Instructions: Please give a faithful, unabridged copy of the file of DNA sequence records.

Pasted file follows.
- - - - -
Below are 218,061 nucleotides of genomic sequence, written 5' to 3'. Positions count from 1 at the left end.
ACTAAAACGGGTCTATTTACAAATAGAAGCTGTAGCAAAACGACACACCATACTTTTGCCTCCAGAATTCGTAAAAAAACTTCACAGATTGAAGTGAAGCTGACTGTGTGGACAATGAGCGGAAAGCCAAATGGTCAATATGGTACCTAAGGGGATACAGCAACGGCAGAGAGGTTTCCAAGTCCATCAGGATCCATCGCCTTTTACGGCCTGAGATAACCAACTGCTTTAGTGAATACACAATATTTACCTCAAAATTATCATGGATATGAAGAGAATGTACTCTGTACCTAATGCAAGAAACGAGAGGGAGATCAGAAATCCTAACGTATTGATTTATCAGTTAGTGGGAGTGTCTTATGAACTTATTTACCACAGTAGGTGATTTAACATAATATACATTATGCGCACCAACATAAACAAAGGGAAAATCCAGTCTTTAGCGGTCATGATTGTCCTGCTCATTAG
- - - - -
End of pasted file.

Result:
Below are 218,061 nucleotides of genomic sequence, written 5' to 3'. Positions count from 1 at the left end.
ACTAAAACGGGTCTATTTACAAATAGAAGCTGTAGCAAAACGACACACCATACTTTTGCCTCCAGAATTCGTAAAAAAACTTCACAGATTGAAGTGAAGCTGACTGTGTGGACAATGAGCGGAAAGCCAAATGGTCAATATGGTACCTAAGGGGATACAGCAACGGCAGAGAGGTTTCCAAGTCCATCAGGATCCATCGCCTTTTACGGCCTGAGATAACCAACTGCTTTAGTGAATACACAATATTTACCTCAAAATTATCATGGATATGAAGAGAATGTACTCTGTACCTAATGCAAGAAACGAGAGGGAGATCAGAAATCCTAACGTATTGATTTATCAGTTAGTGGGAGTGTCTTATGAACTTATTTACCACAGTAGGTGATTTAACATAATATACATTATGCGCACCAACATAAACAAAGGGAAAATCCAGTCTTTAGCGGTCATGATTGTCCTGCTCATTAG